Artemisia Gentileschi – Allegoria dell’ inclinazione. recognising this clinched her interview to get the job at the auction house.

Same artist - Judith beheading Holofernes. A staple of classical art used as an artful counterpoint in the book.

Same artist – Judith beheading Holofernes. A staple of classical art used as an artful counterpoint in the book.

It’s a question just how much these two aspects of the novel are important in establishing the character of our anti-heroine, for this is indeed an homage to Patricia Highsmith’s Talented Mr, Ripley.  Judith Rashleigh (bloody hell – I’ve only just realised she shares a name with her in the painting) has had a difficult start in life, but she is given a purpose by Art.  She gets a junior job in one of the major auction houses where she discovers a). a low glass ceiling – breeding, who she knows – that excludes her advance, and b). very little love of art as art, as opposed to big profits, scams and/or money laundering.  Indeed, the only person there who shares her appreciation for the paintings is the caretaker in the basement.

Circumstances lead to her mixing with the super-rich on a modern Grand Tour of Europe, indulgence, intrigue and skullduggery.  Contempt for the super-rich elites who don’t know or take for granted the proper aesthetic value of their goodies drives the righteousness of her acts.  Which then inevitably take on a logic of risk and necessity of their own, leading to more of the same.  It’s a compelling first person narrative portrait (though one could argue the realism of the events) of someone who knows what they want and feels it is deserved.  Though there is something, too, which is endearing about her social observations.  And there are a couple of massive twists in the narrative that make it an intriguing read, one, though I had huge doubts during the opening chapters, I don’t regret giving time to.  Last words: “To be continued”.  Here are a few little squibs, some delightful scorn, that mean I’m tempted:

  • about a gold-digger: the diamond on her ring finger as spectacularly disproportionate as her tit job

  • the Med of the super-yacht anchorages: And even the sleepiest village square would contain a boutique or two where the women of the floating tribe of Eurowealth could pop …

  • about an ageing Russian oligarch: his face was timelessly malicious
  • on billionaire interior decoration stylee: All I could think of when we got to the apartment was that God never resists a chance to show His contempt for money.

  • on a murderee: … it occurred to me that one feels less guilty about murdering a man who reads Jeffrey Archer for pleasure.

  • on rich men again: If there was one thing I wanted never to see again if this little European tour came off it was another fucking tasselled loafer.

  • at the Venice Biennale: a squawking gaggle of dealers and art-whores…

Scribal, Bards, Yorkiefest

Scribal May 2016SS Shak 400Magnificent in significant parts, May’s Scribal Gathering was a bit of a strange one.  Featured acts were great.  Stony Bard Vanessa Horton was in great poetic form and anxious to remind us in passing, “I do do serious stuff too.”  Rutland Troubadour Paul McClure started off with a Prince tribute, harmonica harness in place and in use – I wouldn’t have known if he hadn’t told us – and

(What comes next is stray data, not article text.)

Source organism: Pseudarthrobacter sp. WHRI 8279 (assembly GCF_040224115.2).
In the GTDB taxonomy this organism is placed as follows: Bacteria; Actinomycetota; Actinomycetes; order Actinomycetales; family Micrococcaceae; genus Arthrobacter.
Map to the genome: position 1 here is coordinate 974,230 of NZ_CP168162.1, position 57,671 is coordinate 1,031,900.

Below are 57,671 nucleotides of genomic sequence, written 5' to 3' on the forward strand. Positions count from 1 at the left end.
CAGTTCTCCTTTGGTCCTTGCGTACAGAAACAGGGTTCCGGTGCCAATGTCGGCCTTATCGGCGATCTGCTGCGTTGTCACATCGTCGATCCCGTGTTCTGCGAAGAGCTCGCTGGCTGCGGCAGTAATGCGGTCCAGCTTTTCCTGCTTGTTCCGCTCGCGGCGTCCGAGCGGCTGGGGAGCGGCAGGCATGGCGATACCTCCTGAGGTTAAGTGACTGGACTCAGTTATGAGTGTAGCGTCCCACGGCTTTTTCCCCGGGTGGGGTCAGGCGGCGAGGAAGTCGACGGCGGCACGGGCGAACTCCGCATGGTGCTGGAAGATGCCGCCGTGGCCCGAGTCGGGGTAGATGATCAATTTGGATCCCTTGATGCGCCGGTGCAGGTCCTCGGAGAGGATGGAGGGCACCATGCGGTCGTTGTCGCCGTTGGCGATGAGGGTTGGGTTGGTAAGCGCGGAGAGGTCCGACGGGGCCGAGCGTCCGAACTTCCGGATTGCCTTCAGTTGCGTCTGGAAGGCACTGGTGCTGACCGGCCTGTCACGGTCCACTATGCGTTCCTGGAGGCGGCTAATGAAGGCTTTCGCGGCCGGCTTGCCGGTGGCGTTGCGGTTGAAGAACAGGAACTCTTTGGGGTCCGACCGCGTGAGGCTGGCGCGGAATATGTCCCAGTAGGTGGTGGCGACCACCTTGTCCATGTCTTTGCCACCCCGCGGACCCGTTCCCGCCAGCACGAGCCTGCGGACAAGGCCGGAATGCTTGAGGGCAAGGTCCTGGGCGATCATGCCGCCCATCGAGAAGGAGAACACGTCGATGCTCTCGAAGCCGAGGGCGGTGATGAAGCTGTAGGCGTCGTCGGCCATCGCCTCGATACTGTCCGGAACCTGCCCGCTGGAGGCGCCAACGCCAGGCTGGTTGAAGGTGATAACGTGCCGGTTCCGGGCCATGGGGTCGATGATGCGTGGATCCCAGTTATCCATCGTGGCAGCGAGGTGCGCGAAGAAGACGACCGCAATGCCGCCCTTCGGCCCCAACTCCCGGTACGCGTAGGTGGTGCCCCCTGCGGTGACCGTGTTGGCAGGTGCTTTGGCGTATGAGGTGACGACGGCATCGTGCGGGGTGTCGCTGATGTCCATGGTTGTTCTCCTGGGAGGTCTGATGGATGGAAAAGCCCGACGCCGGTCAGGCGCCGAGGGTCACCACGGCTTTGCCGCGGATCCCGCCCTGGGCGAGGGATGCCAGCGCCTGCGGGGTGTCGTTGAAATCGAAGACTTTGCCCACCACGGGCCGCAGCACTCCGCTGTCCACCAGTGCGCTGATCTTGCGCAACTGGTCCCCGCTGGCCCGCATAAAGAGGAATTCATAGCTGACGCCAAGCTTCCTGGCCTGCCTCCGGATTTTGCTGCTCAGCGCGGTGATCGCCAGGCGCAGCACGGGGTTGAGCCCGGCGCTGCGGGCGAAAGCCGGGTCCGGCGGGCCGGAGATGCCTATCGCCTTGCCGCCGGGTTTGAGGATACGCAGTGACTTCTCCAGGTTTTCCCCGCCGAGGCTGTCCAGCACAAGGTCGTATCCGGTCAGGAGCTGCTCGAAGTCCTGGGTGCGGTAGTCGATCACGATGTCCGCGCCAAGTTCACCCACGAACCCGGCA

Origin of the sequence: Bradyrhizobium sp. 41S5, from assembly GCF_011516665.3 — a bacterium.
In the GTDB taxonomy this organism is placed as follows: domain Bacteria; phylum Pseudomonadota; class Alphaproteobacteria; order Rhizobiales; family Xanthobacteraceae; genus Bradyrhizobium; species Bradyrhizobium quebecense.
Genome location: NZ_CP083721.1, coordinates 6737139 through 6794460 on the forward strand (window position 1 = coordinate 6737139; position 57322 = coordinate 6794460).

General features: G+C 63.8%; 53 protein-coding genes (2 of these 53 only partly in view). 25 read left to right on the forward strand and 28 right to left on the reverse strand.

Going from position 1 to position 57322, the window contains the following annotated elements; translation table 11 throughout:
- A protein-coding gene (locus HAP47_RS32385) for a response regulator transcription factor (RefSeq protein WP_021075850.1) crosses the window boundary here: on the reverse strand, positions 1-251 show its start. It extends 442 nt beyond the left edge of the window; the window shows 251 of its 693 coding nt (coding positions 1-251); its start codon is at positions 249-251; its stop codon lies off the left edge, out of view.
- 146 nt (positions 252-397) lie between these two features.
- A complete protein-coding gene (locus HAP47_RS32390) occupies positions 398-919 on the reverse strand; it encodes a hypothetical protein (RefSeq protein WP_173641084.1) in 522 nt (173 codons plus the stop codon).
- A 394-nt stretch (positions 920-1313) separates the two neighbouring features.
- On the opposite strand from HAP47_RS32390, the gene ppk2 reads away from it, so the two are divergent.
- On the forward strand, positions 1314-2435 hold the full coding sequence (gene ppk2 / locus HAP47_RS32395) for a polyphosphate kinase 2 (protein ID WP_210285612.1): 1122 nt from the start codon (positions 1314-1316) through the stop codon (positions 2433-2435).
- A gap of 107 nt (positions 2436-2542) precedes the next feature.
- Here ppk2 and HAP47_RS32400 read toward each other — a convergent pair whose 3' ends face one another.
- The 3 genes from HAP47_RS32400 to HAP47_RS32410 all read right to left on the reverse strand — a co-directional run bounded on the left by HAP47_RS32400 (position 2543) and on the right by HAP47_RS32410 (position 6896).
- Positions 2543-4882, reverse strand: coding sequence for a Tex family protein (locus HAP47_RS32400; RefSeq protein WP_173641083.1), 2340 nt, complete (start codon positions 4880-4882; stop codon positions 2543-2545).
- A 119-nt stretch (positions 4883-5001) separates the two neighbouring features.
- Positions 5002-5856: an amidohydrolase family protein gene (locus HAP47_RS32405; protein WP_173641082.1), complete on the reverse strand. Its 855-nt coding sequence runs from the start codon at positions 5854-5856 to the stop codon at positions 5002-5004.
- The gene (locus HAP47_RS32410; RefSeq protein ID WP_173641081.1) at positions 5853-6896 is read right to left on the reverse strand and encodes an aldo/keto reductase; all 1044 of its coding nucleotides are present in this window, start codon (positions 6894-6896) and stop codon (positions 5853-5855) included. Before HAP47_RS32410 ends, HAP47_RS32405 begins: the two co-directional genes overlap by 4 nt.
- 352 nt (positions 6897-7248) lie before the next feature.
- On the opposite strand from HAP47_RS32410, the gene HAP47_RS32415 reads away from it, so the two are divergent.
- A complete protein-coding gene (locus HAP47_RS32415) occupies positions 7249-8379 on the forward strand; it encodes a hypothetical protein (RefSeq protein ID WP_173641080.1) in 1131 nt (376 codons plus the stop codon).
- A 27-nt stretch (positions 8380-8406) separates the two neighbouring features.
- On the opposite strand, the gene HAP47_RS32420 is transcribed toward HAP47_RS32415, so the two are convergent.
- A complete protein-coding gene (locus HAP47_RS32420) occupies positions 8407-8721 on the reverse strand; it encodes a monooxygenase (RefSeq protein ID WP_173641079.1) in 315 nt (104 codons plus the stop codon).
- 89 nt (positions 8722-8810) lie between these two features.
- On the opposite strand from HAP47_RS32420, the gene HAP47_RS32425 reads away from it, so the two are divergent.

The splendid Paul McClure.  (No credit given to the photographer where I lifted it from)

The splendid Paul McClure. (Sorry – no credit given to the photographer where I lifted it from so none here)

delivered a fine set of Americana flavoured songs of his own making (including one that segued nicely into and out of Woody Guthrie’s This land is your land) to great applause and had us warming the cockles singing along with “I’m gonna find myself a little ray of sunshine.”  Inevitably we got Phil Chippendale’s localised This land – always a pleasure to singalong – later.

What else?  The bravery of stand-up comics who carry on regardless when no laughs come; the generosity of an audience that holds on for at least the sign off joke … that is not delivered.  A sour misanthropic sub-Chandler spoken word piece triggered by its author’s feeling of injustice at not getting enough time previously.  Which was one of the reasons Stephen Hobbs – introduced as Stony Stratford’s Alan Bennett – had to cut short his addendum to a really rather good piece he’d had to cut short at the well received Shakespeare open mic event at York House a couple of weeks earlier.  Hey ho, for the rain it raineth everyday.

But the evening concluded gloriously with the powerful voices of Andy Powell and Tim Hague doing their rousing acapella maritime thing: the moving Cornish boys, The Dogger Bank and another one I can’t remember.  And so out into the night to be confronted again by the damage to Stony Stratford High Street resulting from the big fire on the first day of May – photo at the bottom of this piece.

YorkieFest 2016YorkieFest line-upYesterday the fourth annual YorkieFest down the road at York House.  Click on the programme and then click again to read it.  Another great day’s music.  Invidious to single anyone out, but what a talented bunch of singer songwriters!  David Cattermole called back for an encore, gave us the mesmeric Can’t find my way home we’d been hoping for.  Great to hear some Bollywood played live – good vibes from Navaras; even got us singing along.  Roddy quality as ever, and The Fabulators really rocked the joint.  It was all good.

The good, the bad and the ugly

Poor old Stony, in particular those directly affected.  Photo mine own.

Poor old Stony, in particular those directly affected. Photo mine own.

Claudio Ranieri, 1973 - a class act.  Congratu;lations to Leicester City.

Claudio Ranieri, 1973 – a class act. Congratulations to Leicester City.